On the morning after the battle, the captain of the Gondorian soldiers brought Ridasha to the prince. The sky was overcast, and a slight drizzle cooled the air. Though the temperature had dropped, humidity made it hard to breathe, and Ridasha, who was used to the dryness of her homeland, felt it like a weight on her chest, adding to her anxiety. The guard held open the flap, and Ridasha entered the tent. Prince Faramir stood, and pressed a piece of cloth on his left forearm.
"Prince Faramir…" The woman sank to her knees.
"Rise," he ordered her and tried to wind a bandage around his arm. She got to her feet and hesitated, but her glance caused him to say, "I would appreciate your help." With a feeble smile she bridged the distance and wound the cloth adroitly around his arm. He flexed his fist and nodded. "Thank you."
Quickly Ridasha retreated and stared at the ground.
"It was caused by one of the beasts?"
"It was." He rolled down the sleeve of his tunic. "You knew you had those beasts among your kin, did you not?"
"No! Only when Asentis turned into one during the scásh. They had never done that before!"
"Now they roam our northern lands." He exhaled, disgusted by the thought of more murder until those creatures were either killed or captured. The captain entered and whispered into the prince's ear. Ridasha waited anxiously. The soldier stepped aside, and Faramir faced the woman again. "Some of the beasts were slain during the night. They had attempted to free the captives." He held her in his stare. "You will tell your people that there is only one way to save their lives: They have to remain peaceful, or I see no way to spare them."
"I will tell them," she answered obediently, "but I… I might not be considered a member of my tribe anymore."
"They will listen to you." He curtly nodded to the captain. "Ranor, you will accompany us."
"Aye, my lord." The tall, red-bearded soldier glanced at Ridasha as if to let her know that any false move would condemn her to be less than a negotiator.
They left the tent and rode up to the host of Easterlings who had been taken into custody. They had been given food and water, but still their bearing was filled with hatred as they greeted the approaching Gondorians with slander. Faramir's lips twitched when he saw Ridasha's face pale with fear.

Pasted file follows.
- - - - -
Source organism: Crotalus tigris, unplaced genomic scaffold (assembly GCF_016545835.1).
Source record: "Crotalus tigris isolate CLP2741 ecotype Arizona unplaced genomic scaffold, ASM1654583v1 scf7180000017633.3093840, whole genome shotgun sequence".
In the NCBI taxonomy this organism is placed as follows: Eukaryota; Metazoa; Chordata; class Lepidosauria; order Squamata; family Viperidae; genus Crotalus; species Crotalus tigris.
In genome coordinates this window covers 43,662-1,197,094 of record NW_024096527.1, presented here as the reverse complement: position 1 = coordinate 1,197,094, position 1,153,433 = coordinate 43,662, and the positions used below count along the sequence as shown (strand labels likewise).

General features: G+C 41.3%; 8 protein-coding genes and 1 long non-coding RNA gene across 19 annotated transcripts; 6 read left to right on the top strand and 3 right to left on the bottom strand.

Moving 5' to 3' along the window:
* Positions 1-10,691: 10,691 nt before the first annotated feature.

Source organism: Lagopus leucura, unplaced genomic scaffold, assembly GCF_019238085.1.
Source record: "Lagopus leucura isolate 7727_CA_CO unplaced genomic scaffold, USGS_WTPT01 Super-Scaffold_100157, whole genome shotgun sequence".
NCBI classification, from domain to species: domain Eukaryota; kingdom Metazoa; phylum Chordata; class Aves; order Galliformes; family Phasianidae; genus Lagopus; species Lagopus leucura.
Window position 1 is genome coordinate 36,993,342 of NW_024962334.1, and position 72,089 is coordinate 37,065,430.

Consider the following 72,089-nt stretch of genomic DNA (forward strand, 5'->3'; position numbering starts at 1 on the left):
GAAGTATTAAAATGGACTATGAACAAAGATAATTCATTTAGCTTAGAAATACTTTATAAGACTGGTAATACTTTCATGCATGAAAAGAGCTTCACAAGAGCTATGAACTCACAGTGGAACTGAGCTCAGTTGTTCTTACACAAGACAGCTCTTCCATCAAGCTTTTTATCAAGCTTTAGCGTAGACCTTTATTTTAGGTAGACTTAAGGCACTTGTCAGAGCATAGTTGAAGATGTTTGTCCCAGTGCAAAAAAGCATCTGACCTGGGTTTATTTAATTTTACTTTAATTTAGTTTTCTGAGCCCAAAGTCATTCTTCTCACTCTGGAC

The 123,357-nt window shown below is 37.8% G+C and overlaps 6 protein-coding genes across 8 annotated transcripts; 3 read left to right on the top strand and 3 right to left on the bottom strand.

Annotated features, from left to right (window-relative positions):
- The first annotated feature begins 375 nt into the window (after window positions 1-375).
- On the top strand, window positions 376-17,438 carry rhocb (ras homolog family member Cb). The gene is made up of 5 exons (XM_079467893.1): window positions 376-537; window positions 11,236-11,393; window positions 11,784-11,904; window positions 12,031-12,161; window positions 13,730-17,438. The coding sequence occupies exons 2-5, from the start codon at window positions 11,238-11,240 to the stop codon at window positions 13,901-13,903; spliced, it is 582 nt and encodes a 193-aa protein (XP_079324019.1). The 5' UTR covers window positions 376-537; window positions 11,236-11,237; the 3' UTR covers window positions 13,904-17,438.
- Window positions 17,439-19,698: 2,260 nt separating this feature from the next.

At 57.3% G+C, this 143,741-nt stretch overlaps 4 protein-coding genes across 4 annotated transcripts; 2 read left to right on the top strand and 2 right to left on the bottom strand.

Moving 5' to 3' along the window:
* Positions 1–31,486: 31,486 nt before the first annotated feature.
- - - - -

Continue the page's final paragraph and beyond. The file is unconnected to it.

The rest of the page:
They dismounted, and upon his call Ridasha stepped at Faramir's side.
"Now, tell them to choose a leader who shall speak for them. Is there anyone you know?"
The woman swallowed, but then saw Enorishdon among the many women. He pierced her with his black eyes, but unwavering she stared back and called to him in shék. The tall man rose slowly. His shoulders were broad and could be seen through the partly ripped tunic. Like the others his forehead was decorated with the dark red symbol of his tribe. Ridasha had respected him since her childhood and hoped him to be reasonable enough to choose wisely for his own sake. Murmurs and curses accompanied him as he made his way through the tight ranks. He had taken off his cuirass and helmet, and though he had been disarmed, he walked upright and proud as if he expected to be considered an equal partner in the parley. With a curt bow he greeted Ridasha in his tongue, before he turned to Faramir with hardly concealed anger.
"You killed our captain," he stated. "If the chance occurs I will challenge you in the scásh and take your dead body home."
Faramir looked at Ridasha for a translation, but her eyes rested on the defeated, yet unbroken man.